Most of the APAP devices will have the pressure of the air already set for you by your doctor. That’s why you must first sit through a medical exam as well as a sleep study in a clinic. They need to examine the way you breathe and how your throat behaves during the night. Those parameters will then be used to set a standard which the machine will follow.
What Is BiPAP?
We have arrived at the final contestant in the battle between the three giants that we called BiPAP vs CPAP vs APAP. Let’s find out more about BiPAP.
As you might have already guessed, it too is an abbreviation for Bilevel Positive Airway Pressure. And, in fact, you will be pleased to find out that it’s very similar in construction to a CPAP machine.
However, it has one major feature that sets it apart from its opponents. The pressurized air that comes through the hose and from the machine has two levels that alternate.
One of them is the IPAP or inspiratory positive airway pressure. It’s a lot higher and meant to support you as you breathe in air. The second one is the EPAP or expiratory positive airway pressure. It allows you to breathe out in a very comfortable way and it is much lower.
You can see how these two levels have tried to mimic the way natural breathing occurs. High when you breathe in and low when you exhale.
Apart from that, BiPAP has another function called the Bilevel ST. This provides you with an automatic breath in case your body takes a pause from breathing, which is a common occurrence with sleep apnea. This is a function meant mostly for people suffering from central sleep apnea which is a neurological disease rather than a physiological one.
BiPAP vs CPAP vs APAP: Similarities and Differences
As I’ve reviewed these three sleep apnea therapy versions, I’ve noticed that they have a lot of things in common and a few differences. I’ll share them with you right now, starting with the similarities.
- Of course, as you can tell and as I’ve said above, they all have the same purpose. All of these three therapy variations are meant to treat the symptoms associated with sleep apnea and other disorders related to breathing.
- They reach their goal. Even though the people whom they are intended for are different, as you will see below, all three of them work for what they have been intended. They will help you breathe better during the night.
- All three are very easy to use. All you need to do is put the mask over your face and start the device which will be placed next to your bed.
- They are all non-invasive methods. Contrary to popular belief, the mask covers your mouth and nose, but the hose will not go into your mouth or throat with neither of them.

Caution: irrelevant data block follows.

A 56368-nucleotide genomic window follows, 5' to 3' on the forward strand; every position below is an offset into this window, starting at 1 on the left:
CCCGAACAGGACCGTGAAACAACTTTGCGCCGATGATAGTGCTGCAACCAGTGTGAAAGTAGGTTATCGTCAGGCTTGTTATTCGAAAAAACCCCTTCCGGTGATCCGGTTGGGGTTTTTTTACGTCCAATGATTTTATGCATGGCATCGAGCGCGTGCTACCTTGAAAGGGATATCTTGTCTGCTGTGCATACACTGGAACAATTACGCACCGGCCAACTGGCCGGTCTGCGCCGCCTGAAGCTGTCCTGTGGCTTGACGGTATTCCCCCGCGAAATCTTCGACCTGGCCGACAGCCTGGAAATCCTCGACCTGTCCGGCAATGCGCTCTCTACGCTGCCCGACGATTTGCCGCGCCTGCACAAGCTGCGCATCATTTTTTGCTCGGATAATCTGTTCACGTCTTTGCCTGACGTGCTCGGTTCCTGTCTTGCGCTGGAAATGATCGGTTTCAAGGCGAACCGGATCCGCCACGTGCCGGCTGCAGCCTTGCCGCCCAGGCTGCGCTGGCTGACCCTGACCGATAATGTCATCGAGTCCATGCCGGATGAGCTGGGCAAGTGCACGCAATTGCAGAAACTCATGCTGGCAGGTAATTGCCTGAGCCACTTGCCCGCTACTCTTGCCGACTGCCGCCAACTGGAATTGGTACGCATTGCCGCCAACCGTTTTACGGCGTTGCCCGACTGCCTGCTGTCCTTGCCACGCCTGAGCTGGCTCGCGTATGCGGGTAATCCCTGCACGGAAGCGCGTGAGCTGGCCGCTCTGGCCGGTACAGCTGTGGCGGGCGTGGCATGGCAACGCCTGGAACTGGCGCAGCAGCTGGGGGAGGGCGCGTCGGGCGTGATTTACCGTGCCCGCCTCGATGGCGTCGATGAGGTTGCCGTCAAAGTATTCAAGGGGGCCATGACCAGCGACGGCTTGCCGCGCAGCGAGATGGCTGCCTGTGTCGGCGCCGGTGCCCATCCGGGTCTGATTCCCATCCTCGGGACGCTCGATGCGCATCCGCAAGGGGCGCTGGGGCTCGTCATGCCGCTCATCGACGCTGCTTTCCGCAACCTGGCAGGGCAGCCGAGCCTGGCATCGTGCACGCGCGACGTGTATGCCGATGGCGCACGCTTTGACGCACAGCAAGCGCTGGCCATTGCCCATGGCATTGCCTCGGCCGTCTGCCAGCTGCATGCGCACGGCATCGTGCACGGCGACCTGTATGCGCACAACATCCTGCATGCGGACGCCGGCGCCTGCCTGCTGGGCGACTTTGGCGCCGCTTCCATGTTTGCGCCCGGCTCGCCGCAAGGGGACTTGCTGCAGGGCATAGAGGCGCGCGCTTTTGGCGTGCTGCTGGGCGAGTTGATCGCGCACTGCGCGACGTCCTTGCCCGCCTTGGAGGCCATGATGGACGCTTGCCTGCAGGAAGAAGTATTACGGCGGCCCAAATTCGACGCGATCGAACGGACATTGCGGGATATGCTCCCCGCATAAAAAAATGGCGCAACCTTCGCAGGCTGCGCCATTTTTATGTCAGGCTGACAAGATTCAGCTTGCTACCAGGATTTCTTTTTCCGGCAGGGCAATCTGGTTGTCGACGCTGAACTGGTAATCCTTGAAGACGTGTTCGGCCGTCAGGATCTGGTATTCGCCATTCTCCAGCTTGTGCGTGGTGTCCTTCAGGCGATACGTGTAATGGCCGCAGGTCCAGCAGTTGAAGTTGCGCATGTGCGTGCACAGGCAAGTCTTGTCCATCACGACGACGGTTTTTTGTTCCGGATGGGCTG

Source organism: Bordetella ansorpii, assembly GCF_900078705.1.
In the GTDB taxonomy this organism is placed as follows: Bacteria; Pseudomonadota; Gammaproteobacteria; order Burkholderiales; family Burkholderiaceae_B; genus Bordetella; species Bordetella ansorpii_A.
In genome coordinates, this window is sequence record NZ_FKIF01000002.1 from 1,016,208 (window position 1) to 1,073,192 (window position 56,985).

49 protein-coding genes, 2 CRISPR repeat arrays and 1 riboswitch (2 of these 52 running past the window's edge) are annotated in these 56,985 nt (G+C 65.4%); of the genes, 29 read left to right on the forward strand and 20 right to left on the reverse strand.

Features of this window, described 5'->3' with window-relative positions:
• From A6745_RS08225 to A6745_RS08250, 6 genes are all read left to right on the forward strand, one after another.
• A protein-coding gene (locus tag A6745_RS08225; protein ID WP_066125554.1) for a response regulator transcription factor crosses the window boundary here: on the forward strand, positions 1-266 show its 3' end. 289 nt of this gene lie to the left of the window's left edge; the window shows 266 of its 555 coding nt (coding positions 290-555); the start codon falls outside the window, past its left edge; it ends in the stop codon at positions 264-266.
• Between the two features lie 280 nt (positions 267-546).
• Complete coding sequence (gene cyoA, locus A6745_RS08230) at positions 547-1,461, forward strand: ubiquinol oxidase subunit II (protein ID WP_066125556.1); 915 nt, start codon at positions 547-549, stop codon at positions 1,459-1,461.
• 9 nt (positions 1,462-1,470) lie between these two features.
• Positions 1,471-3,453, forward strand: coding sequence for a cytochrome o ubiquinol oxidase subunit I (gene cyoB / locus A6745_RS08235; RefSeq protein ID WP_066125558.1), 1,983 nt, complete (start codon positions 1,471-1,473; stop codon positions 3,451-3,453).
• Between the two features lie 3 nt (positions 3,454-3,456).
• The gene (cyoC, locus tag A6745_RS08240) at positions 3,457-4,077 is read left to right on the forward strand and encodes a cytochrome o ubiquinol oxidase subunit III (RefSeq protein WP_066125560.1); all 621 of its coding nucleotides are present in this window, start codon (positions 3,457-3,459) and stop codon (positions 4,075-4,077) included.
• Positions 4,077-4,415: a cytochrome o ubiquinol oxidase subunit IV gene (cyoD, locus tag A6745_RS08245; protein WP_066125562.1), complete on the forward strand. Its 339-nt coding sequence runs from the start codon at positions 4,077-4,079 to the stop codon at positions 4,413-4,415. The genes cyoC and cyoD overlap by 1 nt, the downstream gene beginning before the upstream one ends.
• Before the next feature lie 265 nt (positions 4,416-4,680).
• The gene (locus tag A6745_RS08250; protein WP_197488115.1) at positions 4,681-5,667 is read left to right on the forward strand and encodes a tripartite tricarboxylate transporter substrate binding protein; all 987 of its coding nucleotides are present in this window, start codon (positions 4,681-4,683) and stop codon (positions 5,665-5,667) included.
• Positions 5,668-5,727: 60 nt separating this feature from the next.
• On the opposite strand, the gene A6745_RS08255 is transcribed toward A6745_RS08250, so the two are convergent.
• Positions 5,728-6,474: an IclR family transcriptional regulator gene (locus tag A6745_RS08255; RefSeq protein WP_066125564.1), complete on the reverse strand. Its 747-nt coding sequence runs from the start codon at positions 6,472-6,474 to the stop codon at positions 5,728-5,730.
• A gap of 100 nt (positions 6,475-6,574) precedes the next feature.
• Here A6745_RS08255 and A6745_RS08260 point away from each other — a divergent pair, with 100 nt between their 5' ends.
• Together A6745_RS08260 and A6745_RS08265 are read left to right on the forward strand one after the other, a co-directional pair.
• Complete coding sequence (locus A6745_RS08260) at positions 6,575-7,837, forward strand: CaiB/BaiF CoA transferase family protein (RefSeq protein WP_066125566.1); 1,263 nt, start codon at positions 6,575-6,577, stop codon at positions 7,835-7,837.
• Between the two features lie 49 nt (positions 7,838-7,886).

- None of the three devices causes pain.
- Neither will cure your sleep apnea because this is not a curable disease. They can only alleviate your symptoms and they do so.
- All three are only efficient for obstructive sleep apnea. Central sleep apnea is a neurological disease that may require another form of treatment.
- You will need to use a special sleep apnea pillow with all of them.
How are the BiPAP, CPAP, and the APAP different?
- If we were to talk about comfort, the CPAP is probably the least comfortable of all, even though it’s the one people use the most. According to user reviews, you will get used to it after sleeping with it for a while. At the opposite end of the spectrum is the BiPAP as the most comfortable one of the three.
- Let’s talk about money. The CPAP is the least expensive one of all, while the BiPAP will leave a dent in your finances. Therefore, it’s up to you to decide how much money you want to spend on this device.
- The pressure setting on the CPAP is fixed whereas you or your doctor can adjust it on both the BiPAP and the APAP.
- While using a CPAP machine, your weight cannot fluctuate because the device cannot accommodate that. On the other hand, neither the APAP nor the BiPAP have a problem with weight.
- Some users have experienced awakenings during the night with an APAP machine which have disturbed their sleep. None of that has been reported with a CPAP or BiPAP machine.
- People who have heart diseases or are obese cannot use an APAP device but can use a BiPAP one if they want.
- A BiPAP machine accommodates people who suffer from ALS, pneumonia, congestive, heart failure, obesity hypoventilation syndrome, asthma or obstructive pulmonary disorder. Neither the CPAP nor APAP have been associated with that.